The editorial below originally appeared in one of the "Marvel Holiday Specials" that I edited while at Marvel Comics. I was particularly fond of this project, which I conceived and spearheaded, and always had such fun working on this particular book. Mainly because it gave me the chance to work with so many creative people at one time, and the task of weaving numerous anthology stories into a cohesive whole under the umbrella of the title.

This issue contained works by: Arthur Adams, Al Milgrom, Brad Joyce, Darick Robertson, Ed Lazellari, Evelyn Stein, Fred Fredricks, Jim Starlin, John Costanza, Keith Williams, Larry Hama, Michael Golden, Patty Cockrum, Rik Levins, Ron Lim, Rurik Tyler, Steve Montano, Tom Grindberg, Tom Vincent, Ann Nocenti, Bob Wiacek, Carl Potts, Dave Cockrum, Ernie Chan, Fabian Nicieza, Glynis Oliver Wein, Joe Rosas, John Hebert, Kerry Gammill, Larry Mahlstedt, Mike DeCarlo, Peter David, Richard Howell, Ron Garney, Roxanne Starr, Sal Buscema, Steve Lightle, Terry Austin and Tom Morgan.

And now for my little contribution.

Best to all ya'll,


Your Own Personal Dandelion

Horton the Elephant! You remember him? How could any of us raised on Dr. Seuss and Cats in Hats forget?

I never have. Amongst the gobs of goo, and the Grinch that stole Christmas, that likable elephant has always been my favorite.

Why? Because he seemed so, well… human. He had the same doubts and fears. He was put upon by friends and teased by enemies. He was quite happy to go through life unbothered and undisturbed.

That was until one day he heard a very small "Help" come from a dandelion, and he discovered a parallel world, smaller, but none-the-less as important, as his own. At that point, he also discovered the hero inside himself.

Sometimes it IS the small things that make us think.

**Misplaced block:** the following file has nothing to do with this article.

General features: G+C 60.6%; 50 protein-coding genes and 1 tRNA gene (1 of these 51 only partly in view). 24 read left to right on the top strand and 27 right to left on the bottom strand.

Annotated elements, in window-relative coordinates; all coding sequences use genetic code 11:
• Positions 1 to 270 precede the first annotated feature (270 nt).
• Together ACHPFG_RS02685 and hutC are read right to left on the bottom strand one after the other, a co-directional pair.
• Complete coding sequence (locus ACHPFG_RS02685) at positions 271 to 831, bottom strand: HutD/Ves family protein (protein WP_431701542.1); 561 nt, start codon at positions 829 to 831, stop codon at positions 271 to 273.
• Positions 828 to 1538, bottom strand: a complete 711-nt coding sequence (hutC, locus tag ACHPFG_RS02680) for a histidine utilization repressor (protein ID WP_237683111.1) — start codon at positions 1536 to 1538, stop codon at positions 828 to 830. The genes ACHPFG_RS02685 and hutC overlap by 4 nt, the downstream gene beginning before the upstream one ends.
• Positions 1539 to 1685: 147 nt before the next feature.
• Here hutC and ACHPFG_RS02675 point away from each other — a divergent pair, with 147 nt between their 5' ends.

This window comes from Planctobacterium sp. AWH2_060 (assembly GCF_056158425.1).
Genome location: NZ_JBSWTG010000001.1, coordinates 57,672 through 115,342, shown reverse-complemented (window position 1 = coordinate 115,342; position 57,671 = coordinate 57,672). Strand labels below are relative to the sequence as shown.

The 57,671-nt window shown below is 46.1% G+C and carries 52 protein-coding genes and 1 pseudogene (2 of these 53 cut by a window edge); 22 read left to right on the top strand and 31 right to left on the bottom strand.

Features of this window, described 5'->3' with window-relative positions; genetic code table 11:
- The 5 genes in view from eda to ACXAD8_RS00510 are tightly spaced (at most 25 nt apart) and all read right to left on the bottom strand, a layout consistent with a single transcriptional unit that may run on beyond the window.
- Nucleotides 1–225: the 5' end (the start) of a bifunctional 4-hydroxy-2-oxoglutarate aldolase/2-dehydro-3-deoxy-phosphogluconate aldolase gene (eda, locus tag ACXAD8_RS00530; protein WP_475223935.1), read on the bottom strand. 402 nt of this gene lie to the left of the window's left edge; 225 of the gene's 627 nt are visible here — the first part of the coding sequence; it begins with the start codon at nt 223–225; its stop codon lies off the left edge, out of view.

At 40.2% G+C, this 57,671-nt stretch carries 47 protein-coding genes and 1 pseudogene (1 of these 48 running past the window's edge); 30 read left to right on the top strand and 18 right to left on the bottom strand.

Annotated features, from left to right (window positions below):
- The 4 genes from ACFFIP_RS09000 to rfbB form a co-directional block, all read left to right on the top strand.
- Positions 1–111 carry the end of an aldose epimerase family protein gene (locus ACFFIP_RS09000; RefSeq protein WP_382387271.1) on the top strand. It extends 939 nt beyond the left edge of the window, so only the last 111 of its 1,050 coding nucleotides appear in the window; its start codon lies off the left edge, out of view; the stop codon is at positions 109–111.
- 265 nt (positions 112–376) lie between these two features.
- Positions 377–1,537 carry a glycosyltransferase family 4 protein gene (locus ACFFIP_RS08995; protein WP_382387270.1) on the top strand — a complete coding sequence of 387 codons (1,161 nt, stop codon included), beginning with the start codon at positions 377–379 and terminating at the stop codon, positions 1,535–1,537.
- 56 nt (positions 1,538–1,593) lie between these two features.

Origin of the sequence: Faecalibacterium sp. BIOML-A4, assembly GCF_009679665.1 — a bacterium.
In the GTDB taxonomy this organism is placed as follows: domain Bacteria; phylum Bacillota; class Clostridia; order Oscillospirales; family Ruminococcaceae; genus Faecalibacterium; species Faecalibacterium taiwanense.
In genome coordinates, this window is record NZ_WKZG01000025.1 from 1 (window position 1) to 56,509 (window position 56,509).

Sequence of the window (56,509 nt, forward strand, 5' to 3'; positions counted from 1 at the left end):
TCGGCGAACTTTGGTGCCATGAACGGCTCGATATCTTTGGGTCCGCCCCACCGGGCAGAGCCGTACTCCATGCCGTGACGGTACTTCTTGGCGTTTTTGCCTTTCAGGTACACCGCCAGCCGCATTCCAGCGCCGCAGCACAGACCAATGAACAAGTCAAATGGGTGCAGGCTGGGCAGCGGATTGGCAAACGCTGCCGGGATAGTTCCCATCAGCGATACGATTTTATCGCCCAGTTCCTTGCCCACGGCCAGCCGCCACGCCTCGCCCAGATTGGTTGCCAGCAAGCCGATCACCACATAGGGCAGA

Let me give you an example. On a recent trip to Hong Kong, stuck in my room with violent monsoon storms raging around me I occasionally looked out the window at the dark foreboding sky and the sheets of water literally dancing down the street. And there , perched precariously on my ledge was an egg--an odd place to lay one for sure, and a mistake I'd hope not to make if I were a pigeon.

But, my heart still went out to that little egg as, like Buster Keaton on roller skates, it would dash for the edge then roll back at the last possible moment. The poor mother would come back often to frantically try to help it. And there was nothing I could do since my window wouldn't open. Helplessness is not a good feeling.

The last time I went to check it, the egg was gone.

Later, my friend Jackie picked me up and told me of the terrible destruction on Hong Kong Island caused by the storm. Mudslides had killed several people, and floods threatened the homes of many others. We were both silent…there was no other place in the world, no other moment in time, than where I was right then.

With storms raging all around us, the events that happen right before our eyes somehow seem so much more real.